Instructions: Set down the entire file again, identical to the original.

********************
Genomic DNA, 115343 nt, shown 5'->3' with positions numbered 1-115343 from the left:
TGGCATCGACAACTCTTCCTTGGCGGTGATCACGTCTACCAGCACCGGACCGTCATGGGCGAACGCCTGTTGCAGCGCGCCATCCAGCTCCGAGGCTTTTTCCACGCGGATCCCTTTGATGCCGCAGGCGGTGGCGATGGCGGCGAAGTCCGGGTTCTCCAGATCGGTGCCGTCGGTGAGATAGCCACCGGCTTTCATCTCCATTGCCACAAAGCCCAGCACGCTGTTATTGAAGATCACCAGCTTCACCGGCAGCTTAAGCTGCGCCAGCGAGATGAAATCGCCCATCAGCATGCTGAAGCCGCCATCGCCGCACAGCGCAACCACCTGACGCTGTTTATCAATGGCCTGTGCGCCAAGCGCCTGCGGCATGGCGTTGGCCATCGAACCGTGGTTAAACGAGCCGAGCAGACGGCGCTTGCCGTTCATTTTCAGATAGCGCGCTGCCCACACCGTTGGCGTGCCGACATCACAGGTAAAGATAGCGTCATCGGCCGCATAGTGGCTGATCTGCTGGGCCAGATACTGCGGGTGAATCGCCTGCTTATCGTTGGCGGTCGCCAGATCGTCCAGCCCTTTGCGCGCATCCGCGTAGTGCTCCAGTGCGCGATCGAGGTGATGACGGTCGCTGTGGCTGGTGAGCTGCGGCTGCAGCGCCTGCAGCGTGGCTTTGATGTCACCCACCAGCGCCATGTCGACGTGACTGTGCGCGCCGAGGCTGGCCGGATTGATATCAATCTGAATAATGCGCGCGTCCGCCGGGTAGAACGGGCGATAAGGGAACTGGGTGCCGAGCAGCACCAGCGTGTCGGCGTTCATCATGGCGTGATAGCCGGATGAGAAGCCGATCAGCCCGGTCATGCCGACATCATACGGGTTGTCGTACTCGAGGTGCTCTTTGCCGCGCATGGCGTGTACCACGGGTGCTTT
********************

Genomic DNA, 115343 nt, shown 5'->3' with positions numbered 1-115343 from the left:
TGGCATCGACAACTCTTCCTTGGCGGTGATCACGTCTACCAGCACCGGACCGTCATGGGCGAACGCCTGTTGCAGCGCGCCATCCAGCTCCGAGGCTTTTTCCACGCGGATCCCTTTGATGCCGCAGGCGGTGGCGATGGCGGCGAAGTCCGGGTTCTCCAGATCGGTGCCGTCGGTGAGATAGCCACCGGCTTTCATCTCCATTGCCACAAAGCCCAGCACGCTGTTATTGAAGATCACCAGCTTCACCGGCAGCTTAAGCTGCGCCAGCGAGATGAAATCGCCCATCAGCATGCTGAAGCCGCCATCGCCGCACAGCGCAACCACCTGACGCTGTTTATCAATGGCCTGTGCGCCAAGCGCCTGCGGCATGGCGTTGGCCATCGAACCGTGGTTAAACGAGCCGAGCAGACGGCGCTTGCCGTTCATTTTCAGATAGCGCGCTGCCCACACCGTTGGCGTGCCGACATCACAGGTAAAGATAGCGTCATCGGCCGCATAGTGGCTGATCTGCTGGGCCAGATACTGCGGGTGAATCGCCTGCTTATCGTTGGCGGTCGCCAGATCGTCCAGCCCTTTGCGCGCATCCGCGTAGTGCTCCAGTGCGCGATCGAGGTGATGACGGTCGCTGTGGCTGGTGAGCTGCGGCTGCAGCGCCTGCAGCGTGGCTTTGATGTCACCCACCAGCGCCATGTCGACGTGACTGTGCGCGCCGAGGCTGGCCGGATTGATATCAATCTGAATAATGCGCGCGTCCGCCGGGTAGAACGGGCGATAAGGGAACTGGGTGCCGAGCAGCACCAGCGTGTCGGCGTTCATCATGGCGTGATAGCCGGATGAGAAGCCGATCAGCCCGGTCATGCCGACATCATACGGGTTGTCGTACTCGAGGTGCTCTTTGCCGCGCATGGCGTGTACCACGGGTGCTTT